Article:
Blog of the El Camino Real Chapter, Texas Master Naturalists, Milam County, Texas
Author: Sue Ann (Suna) Kendall
The person behind The Hermits' Rest blog and many others. I'm a certified Texas Master Naturalist and love the nature of Milam County. I manage technical writers in Austin, help with Hearts Homes and Hands, a personal assistance service, in Cameron, and serve on three nonprofit boards. You may know me from La Leche League, knitting, iNaturalist, or Facebook. I'm interested in ALL of you!
On the afternoon of Sunday, May 8, our little dog found a turtle in our yard near the house.
He barked and barked, getting my attention really fast. I was sure it must be a snake, but it was a female Red-Eared Slider (Trachemys scripta elegans) a long name for a turtle…who comes up with these names?
She was really far from the pond at the rear of our property. Maybe she was laying eggs, who knows?
I promptly canceled my task of mowing the area. Now I’ll have to hope she didn’t bury her eggs somewhere where the tractor will roll over them. I will never be able to look for them in the pasture. But yes (you know me) I did look.
Normally I see these turtles on the turtle dock we made on our small pond. However, these guys are crossing the roads right now, looking for a date.
If you decide to assist that journey, put them on the side of the road that they are pointed at. Make sure to wash your hands as soon as possible after handling any reptile. Happy trails…
On Maya 4, I was so happy to discover two monarch caterpillars feeding on the milkweed a group of our Master Naturalists planted on our properties last year. This species of milkweed is Asclepias asperula, common name Antelope Horns or Spider Milkweed.
Of the twenty-four plants I received from a grant Cathy Johnson procured for us, only these few survived. Gophers tunneled under all the others and they did not regrow.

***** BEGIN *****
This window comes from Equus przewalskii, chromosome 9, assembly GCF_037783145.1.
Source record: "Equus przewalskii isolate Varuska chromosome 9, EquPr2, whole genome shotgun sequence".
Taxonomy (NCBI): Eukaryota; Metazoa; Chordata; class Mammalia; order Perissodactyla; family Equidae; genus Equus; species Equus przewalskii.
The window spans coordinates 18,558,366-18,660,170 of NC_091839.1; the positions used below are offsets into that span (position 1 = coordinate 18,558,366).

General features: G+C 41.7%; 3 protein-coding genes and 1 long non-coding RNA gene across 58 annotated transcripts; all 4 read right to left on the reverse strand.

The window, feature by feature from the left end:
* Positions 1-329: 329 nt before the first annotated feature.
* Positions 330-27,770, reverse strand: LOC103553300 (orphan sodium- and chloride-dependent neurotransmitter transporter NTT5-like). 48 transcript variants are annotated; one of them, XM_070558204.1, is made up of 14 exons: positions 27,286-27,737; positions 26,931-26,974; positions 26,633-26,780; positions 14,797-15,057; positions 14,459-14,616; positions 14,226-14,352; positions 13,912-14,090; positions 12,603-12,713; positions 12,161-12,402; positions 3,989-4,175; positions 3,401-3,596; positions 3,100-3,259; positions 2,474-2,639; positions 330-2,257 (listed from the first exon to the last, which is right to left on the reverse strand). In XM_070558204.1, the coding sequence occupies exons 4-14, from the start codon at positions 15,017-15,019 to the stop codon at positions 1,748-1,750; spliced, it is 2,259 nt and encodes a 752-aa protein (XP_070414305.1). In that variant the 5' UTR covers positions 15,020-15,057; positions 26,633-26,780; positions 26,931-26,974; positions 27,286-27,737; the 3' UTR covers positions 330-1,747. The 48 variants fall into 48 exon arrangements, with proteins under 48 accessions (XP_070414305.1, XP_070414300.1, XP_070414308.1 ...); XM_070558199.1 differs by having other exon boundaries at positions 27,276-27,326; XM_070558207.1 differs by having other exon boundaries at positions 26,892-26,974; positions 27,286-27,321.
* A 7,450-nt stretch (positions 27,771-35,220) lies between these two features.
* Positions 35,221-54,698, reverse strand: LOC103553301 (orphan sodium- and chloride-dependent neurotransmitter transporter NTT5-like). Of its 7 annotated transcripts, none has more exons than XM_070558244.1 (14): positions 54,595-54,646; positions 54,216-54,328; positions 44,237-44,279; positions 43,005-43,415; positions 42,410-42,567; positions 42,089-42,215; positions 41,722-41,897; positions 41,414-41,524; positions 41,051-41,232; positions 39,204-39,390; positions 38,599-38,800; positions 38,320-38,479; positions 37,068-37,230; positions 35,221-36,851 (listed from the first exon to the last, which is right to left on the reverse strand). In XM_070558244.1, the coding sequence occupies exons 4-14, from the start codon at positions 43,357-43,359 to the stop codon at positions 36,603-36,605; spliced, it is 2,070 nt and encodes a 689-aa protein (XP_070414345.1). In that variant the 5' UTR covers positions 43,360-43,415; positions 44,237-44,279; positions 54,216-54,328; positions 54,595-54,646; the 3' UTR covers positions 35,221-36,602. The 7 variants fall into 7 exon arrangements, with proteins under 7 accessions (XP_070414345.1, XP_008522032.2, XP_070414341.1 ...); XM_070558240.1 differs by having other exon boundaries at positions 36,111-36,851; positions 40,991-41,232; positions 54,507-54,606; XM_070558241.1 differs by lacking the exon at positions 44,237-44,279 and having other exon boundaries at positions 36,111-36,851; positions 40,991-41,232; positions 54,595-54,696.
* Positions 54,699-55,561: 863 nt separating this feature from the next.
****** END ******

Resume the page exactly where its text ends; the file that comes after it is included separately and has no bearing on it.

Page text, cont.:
But… look what found them! There are two monarch caterpillars munching away on them.
There were also two species of bees, a wasp, a variegated fritillary, and a hairstreak butterfly. Everyone wanted in on the action.
Interesting was the fact that the Monarchs were eating the stems not the leaves? I do not know why that was. Something to learn about.
The main thing to take away is that while it may seem like a minor event…two more monarchs made it into our world.
My husband Oscar and I went to the Gault Archaeological site and helped clear huge trees and branches that had fallen during a recent tornado. Got to meet some fellow Master Naturalists from other groups. It was an honor and a pleasure to meet Dr. Mike Collins, who bought the land/site and donated it to the Archaeological Conservancy to be able to preserve it.
There was also a film crew who are in the process of making a documentary about the site. It was exciting learning about the history, and I’m still very surprised that this place has been there for so long and I only heard about it when Dr. Clark Wernecke taught an archaeological class about it. It was fun meeting him as well; he’s a very cool guy.
Olive Talley is doing an awesome job on this documentary trying to get the word out about this hugely important site that literally changes everything scientists thought they knew about when people were living here locally. This site suggests 20,000 years ago!! That’s much earlier than 13,500 previously thought for the Clovis culture.
Here is a link to be able to follow the documentary.
On May 2, I went out to the pollinator garden to work, and all I saw was black Pipe-vine caterpillars on the march to find more pipe-vine plants. They ate all the ones I have in my garden right down to the ground and are even eating the stems right now. It’s a feast going on….
I almost stepped on a bunch of them.
I got my camera, took a few shots and then carefully walked out of the garden.
They will go out to the pasture and find their native vine until they are big enough to make a chrysalis and then become a beautiful black swallowtail butterfly.
In several weeks, my plants will completely grow back and the process begins again. Last year I had four complete cycles.
The caterpillars can be black or dark red.
That is amazing.
PS: Out near where Donna lives, Suna saw at least a dozen of the adults enjoying Indian blanket flowers. Sadly, she was unable to stop the vehicle fast enough for a photo, but it was a beautiful sight.